Of course, peers get a healthy attendance allowance for simply turning up to work. But benefit claimants on welfare have to go through a trickier process and today the Government will confirm last week’s PMQs U-turn on benefit caps for those in supported housing. A Written Ministerial Statement is due and everyone will want to see just what the price tag is.



Watch this guy react when he touches the glass in a new shark tank exhibition in Washington DC.



At 7am, the Government published its consultation on reforming fixed odds betting terminals, aka the ‘crack cocaine’ of the gambling world. For those who don’t frequent betting shops, it may come as a surprise that these machines allow people to bet up to £100 every 20 seconds. The new review suggests a new limit that could cap that level to between £2 and £50.

Of course that is quite a wide range of outcomes and reformers worry the industry will manage to scare ministers into opting for a middle way of around £20 per spin, rather than the genuinely radical £2 limit. The Department for Culture, Media and Sport consultation will take 12 weeks. The Campaign for Fairer Gambling hopes that is a signal that gaming minister Tracey Crouch is determined to avoid a judicial review by bookmakers, and could hint at the £2 option.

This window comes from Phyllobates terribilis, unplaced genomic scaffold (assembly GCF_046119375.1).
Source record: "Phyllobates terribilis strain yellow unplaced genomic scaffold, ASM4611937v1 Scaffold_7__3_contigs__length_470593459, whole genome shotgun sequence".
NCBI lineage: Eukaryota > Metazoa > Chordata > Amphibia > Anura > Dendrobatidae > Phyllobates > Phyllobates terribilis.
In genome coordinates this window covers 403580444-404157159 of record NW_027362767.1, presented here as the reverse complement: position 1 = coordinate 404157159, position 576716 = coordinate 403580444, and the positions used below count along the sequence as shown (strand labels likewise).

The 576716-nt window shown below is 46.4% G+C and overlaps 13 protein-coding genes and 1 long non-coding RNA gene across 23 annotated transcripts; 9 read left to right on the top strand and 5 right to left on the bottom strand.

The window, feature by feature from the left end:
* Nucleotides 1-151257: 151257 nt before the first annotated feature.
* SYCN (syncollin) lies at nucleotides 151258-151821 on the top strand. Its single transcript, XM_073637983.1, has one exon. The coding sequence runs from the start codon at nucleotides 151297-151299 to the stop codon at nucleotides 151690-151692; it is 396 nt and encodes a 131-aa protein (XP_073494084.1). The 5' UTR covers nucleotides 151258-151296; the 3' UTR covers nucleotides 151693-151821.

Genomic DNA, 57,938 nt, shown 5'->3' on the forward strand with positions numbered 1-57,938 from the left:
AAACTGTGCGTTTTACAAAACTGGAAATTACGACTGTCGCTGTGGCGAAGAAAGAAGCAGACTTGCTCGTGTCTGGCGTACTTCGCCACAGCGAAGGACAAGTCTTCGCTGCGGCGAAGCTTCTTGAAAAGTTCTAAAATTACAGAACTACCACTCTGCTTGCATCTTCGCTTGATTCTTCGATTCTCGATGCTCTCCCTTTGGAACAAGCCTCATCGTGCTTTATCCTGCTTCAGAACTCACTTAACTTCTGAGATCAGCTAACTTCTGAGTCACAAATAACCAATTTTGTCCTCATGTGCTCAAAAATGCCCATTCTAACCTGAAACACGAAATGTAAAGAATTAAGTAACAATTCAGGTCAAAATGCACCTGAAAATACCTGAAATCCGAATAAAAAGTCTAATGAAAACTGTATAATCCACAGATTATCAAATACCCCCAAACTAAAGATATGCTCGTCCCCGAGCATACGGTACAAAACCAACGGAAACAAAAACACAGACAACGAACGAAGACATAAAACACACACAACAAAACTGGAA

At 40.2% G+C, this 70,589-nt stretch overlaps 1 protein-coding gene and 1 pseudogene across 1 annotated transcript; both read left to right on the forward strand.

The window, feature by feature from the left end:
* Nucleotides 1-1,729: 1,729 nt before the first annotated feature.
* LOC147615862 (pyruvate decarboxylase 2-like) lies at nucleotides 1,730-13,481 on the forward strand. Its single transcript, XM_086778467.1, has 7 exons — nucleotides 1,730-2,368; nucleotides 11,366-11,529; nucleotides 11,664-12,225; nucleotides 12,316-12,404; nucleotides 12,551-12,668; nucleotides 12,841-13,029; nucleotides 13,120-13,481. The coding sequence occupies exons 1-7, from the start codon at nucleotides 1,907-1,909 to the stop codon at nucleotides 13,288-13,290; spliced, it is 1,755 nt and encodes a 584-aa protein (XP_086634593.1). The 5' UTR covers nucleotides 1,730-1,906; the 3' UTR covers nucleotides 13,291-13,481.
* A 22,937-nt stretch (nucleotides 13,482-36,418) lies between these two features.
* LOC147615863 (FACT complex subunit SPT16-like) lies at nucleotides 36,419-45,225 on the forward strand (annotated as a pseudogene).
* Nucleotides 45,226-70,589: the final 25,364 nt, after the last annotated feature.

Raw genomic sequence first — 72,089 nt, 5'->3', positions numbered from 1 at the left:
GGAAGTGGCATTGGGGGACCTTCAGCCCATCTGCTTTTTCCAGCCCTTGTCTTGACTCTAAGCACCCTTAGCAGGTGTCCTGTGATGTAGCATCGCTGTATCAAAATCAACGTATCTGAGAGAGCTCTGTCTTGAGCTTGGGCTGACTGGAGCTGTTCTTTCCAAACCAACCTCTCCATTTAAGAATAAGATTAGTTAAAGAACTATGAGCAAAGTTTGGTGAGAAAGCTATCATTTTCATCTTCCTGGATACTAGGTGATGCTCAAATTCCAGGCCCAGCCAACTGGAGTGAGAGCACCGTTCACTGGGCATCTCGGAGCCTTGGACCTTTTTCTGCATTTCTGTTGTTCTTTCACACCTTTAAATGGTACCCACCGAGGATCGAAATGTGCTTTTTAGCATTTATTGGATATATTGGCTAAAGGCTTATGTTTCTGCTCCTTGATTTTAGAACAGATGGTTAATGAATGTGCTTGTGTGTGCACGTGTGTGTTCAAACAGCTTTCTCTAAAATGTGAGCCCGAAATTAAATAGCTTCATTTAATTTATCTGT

Changes would certainly hit UK gambling company revenue, put at £1.8bn last year. On one estimate, Ladbrokes Coral alone could lose £449m in revenue. Both Labour and the Tories are now much more gripped by the issue. Gordon Brown was slated for the initial relaxation in the law and Cameron and Osborne ruled out a stake reduction in 2013 and blocked a review in 2015.



With London Mayor Sadiq Khan having launched his ‘T-charge’ (T is for toxic air) last week, there’s often a focus on the capital as the big pollution blackspot in the UK. Today, a new World Health Organisation (WHO) report shows 44 out of 51 British towns and cities had failed its tests for fine sooty particles aka PM2.5s.

Dr Toby Hillman, one of the report’s authors from the Royal College of Physicians, said: “There isn’t a safe limit for the amount of pollution that’s been defined as yet and we know the effects of poor air quality run from cradle to grave; it’s a lifetime threat to human health”.  Will DEFRA be doing more to help our cities or, as campaigners claim, just pass the buck to councils?

And in further proof that it’s towns not just cities that should get more attention, the list today has some surprising pollution hot spots. Eastbourne, Scunthorpe, Armagh, Chepstow and Thurrock are all named.


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Got something you want to share? Please send any stories/tips/quotes/pix/plugs/gossip to Paul WaughNed SimonsKate Forrester Rachel Wearmouth and Owen Bennett.